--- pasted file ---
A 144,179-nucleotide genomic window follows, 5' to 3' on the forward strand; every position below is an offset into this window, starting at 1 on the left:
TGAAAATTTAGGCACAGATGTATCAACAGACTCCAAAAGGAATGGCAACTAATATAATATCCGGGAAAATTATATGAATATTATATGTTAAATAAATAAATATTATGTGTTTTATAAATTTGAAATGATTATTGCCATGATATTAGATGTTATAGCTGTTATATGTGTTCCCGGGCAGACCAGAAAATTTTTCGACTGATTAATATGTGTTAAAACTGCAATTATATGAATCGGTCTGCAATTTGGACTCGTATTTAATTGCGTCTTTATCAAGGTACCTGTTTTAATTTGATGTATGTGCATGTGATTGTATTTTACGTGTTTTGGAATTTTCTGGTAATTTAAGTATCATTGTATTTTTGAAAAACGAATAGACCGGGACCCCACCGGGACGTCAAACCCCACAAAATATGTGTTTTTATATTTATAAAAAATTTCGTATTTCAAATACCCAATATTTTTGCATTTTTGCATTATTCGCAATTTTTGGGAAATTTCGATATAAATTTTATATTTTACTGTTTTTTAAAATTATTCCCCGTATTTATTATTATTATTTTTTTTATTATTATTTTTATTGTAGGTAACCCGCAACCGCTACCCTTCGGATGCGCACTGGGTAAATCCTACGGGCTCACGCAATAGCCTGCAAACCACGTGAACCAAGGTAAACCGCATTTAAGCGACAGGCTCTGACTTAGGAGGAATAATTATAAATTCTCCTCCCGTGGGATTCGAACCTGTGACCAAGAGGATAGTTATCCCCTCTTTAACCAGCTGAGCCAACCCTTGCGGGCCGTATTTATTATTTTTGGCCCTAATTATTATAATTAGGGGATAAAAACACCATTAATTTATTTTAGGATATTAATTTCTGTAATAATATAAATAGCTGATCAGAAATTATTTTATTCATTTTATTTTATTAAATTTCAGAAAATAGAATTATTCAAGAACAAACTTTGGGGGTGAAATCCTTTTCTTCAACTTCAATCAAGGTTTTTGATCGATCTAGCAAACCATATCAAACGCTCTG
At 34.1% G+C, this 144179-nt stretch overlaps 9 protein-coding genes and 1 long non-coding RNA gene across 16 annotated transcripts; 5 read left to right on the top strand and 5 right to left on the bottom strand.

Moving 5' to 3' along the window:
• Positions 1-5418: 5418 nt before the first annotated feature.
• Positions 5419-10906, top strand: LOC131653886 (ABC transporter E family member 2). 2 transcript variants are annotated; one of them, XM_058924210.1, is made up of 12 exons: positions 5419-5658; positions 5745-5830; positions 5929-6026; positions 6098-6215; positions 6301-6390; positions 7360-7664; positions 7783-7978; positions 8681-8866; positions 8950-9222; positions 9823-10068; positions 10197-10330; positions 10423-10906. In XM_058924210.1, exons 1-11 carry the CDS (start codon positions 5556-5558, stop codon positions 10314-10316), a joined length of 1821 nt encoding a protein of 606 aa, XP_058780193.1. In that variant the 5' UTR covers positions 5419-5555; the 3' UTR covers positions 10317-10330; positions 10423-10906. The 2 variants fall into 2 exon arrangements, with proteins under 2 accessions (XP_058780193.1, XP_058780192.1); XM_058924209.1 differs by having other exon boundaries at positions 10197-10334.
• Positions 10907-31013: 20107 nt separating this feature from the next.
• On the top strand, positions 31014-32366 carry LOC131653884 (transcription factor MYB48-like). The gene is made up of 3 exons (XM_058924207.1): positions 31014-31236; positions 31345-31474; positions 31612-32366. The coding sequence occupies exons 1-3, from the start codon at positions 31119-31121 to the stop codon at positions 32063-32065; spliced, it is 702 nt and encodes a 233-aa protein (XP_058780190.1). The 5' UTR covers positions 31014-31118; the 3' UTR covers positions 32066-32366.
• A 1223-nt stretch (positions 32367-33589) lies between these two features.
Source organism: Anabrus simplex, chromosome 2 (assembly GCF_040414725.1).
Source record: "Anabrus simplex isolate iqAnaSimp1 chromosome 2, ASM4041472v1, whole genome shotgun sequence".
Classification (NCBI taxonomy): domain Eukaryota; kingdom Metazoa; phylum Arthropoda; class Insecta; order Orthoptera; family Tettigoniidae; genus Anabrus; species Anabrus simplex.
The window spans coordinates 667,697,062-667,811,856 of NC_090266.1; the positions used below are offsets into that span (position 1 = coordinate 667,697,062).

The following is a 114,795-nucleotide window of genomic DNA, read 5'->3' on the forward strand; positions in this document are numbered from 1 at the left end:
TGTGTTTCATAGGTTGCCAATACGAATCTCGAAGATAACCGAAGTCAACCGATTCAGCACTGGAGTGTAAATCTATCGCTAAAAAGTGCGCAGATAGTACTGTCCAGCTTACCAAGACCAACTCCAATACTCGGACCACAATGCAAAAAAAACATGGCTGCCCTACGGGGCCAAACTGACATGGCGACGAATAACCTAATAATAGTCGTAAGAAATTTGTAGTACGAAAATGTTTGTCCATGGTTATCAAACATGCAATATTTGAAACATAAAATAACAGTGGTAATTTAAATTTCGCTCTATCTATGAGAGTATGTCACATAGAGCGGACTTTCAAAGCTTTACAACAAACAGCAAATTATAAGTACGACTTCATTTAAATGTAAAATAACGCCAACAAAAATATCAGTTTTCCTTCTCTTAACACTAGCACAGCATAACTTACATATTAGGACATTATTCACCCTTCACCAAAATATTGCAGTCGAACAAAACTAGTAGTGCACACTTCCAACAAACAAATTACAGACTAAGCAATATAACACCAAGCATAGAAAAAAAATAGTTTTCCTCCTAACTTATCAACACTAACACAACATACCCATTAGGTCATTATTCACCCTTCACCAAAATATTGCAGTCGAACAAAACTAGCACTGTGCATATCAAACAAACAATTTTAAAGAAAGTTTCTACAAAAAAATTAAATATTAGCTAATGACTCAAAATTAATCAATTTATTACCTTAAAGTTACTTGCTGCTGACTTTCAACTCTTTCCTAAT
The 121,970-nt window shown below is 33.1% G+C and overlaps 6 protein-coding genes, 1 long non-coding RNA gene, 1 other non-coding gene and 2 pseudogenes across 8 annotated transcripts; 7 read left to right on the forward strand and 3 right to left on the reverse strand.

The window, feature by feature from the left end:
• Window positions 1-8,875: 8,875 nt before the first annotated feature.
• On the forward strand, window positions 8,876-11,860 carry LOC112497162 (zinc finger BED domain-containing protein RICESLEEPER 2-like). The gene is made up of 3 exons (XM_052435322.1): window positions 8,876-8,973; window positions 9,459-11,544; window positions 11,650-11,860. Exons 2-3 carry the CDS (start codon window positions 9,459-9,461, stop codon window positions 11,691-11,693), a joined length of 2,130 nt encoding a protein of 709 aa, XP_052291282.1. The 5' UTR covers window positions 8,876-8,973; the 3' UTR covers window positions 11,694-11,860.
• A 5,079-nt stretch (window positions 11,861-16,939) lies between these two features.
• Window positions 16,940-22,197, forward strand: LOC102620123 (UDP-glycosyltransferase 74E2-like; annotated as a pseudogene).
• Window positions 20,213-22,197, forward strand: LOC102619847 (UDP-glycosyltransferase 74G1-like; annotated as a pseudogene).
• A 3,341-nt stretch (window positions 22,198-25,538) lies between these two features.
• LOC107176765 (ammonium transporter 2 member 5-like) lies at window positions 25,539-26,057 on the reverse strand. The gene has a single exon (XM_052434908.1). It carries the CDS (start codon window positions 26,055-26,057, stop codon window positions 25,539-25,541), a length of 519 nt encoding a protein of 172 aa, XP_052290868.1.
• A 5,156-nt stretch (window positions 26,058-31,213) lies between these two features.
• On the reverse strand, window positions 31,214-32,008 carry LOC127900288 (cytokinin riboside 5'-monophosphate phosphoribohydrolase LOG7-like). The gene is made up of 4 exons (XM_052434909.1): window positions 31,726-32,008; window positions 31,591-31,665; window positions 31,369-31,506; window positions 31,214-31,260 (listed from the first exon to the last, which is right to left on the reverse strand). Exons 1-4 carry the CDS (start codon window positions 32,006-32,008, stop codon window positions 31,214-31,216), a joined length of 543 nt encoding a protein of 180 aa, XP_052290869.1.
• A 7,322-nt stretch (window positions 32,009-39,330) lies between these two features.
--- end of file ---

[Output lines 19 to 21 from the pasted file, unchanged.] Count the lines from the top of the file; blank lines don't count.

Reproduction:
• On the forward strand, window positions 8,876-11,860 carry LOC112497162 (zinc finger BED domain-containing protein RICESLEEPER 2-like). The gene is made up of 3 exons (XM_052435322.1): window positions 8,876-8,973; window positions 9,459-11,544; window positions 11,650-11,860. Exons 2-3 carry the CDS (start codon window positions 9,459-9,461, stop codon window positions 11,691-11,693), a joined length of 2,130 nt encoding a protein of 709 aa, XP_052291282.1. The 5' UTR covers window positions 8,876-8,973; the 3' UTR covers window positions 11,694-11,860.
• A 5,079-nt stretch (window positions 11,861-16,939) lies between these two features.
• Window positions 16,940-22,197, forward strand: LOC102620123 (UDP-glycosyltransferase 74E2-like; annotated as a pseudogene).